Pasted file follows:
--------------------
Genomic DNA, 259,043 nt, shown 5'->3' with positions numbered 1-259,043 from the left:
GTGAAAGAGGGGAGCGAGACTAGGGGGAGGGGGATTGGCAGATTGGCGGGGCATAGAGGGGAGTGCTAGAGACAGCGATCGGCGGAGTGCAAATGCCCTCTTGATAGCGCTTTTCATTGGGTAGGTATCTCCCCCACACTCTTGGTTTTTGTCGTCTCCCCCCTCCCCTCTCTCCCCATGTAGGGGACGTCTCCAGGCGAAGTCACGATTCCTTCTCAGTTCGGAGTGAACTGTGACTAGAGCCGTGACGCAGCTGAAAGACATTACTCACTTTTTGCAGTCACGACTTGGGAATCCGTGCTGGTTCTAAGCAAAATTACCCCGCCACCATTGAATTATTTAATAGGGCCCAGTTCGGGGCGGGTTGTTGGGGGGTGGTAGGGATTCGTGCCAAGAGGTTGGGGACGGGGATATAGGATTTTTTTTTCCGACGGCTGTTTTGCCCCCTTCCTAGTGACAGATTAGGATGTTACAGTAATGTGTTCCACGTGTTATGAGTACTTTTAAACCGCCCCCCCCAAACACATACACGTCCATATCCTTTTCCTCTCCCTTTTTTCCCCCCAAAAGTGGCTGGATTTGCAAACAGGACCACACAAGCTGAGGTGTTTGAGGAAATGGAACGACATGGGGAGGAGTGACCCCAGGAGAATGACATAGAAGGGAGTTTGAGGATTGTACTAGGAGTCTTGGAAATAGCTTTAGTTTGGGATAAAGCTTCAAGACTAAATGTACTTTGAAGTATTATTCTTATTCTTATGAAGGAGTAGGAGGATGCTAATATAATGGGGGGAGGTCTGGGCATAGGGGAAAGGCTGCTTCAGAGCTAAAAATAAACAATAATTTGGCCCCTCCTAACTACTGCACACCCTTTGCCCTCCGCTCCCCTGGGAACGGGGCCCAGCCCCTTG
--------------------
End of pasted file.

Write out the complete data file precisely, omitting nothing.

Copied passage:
Genomic DNA, 259,043 nt, shown 5'->3' with positions numbered 1-259,043 from the left:
GTGAAAGAGGGGAGCGAGACTAGGGGGAGGGGGATTGGCAGATTGGCGGGGCATAGAGGGGAGTGCTAGAGACAGCGATCGGCGGAGTGCAAATGCCCTCTTGATAGCGCTTTTCATTGGGTAGGTATCTCCCCCACACTCTTGGTTTTTGTCGTCTCCCCCCTCCCCTCTCTCCCCATGTAGGGGACGTCTCCAGGCGAAGTCACGATTCCTTCTCAGTTCGGAGTGAACTGTGACTAGAGCCGTGACGCAGCTGAAAGACATTACTCACTTTTTGCAGTCACGACTTGGGAATCCGTGCTGGTTCTAAGCAAAATTACCCCGCCACCATTGAATTATTTAATAGGGCCCAGTTCGGGGCGGGTTGTTGGGGGGTGGTAGGGATTCGTGCCAAGAGGTTGGGGACGGGGATATAGGATTTTTTTTTCCGACGGCTGTTTTGCCCCCTTCCTAGTGACAGATTAGGATGTTACAGTAATGTGTTCCACGTGTTATGAGTACTTTTAAACCGCCCCCCCCAAACACATACACGTCCATATCCTTTTCCTCTCCCTTTTTTCCCCCCAAAAGTGGCTGGATTTGCAAACAGGACCACACAAGCTGAGGTGTTTGAGGAAATGGAACGACATGGGGAGGAGTGACCCCAGGAGAATGACATAGAAGGGAGTTTGAGGATTGTACTAGGAGTCTTGGAAATAGCTTTAGTTTGGGATAAAGCTTCAAGACTAAATGTACTTTGAAGTATTATTCTTATTCTTATGAAGGAGTAGGAGGATGCTAATATAATGGGGGGAGGTCTGGGCATAGGGGAAAGGCTGCTTCAGAGCTAAAAATAAACAATAATTTGGCCCCTCCTAACTACTGCACACCCTTTGCCCTCCGCTCCCCTGGGAACGGGGCCCAGCCCCTTG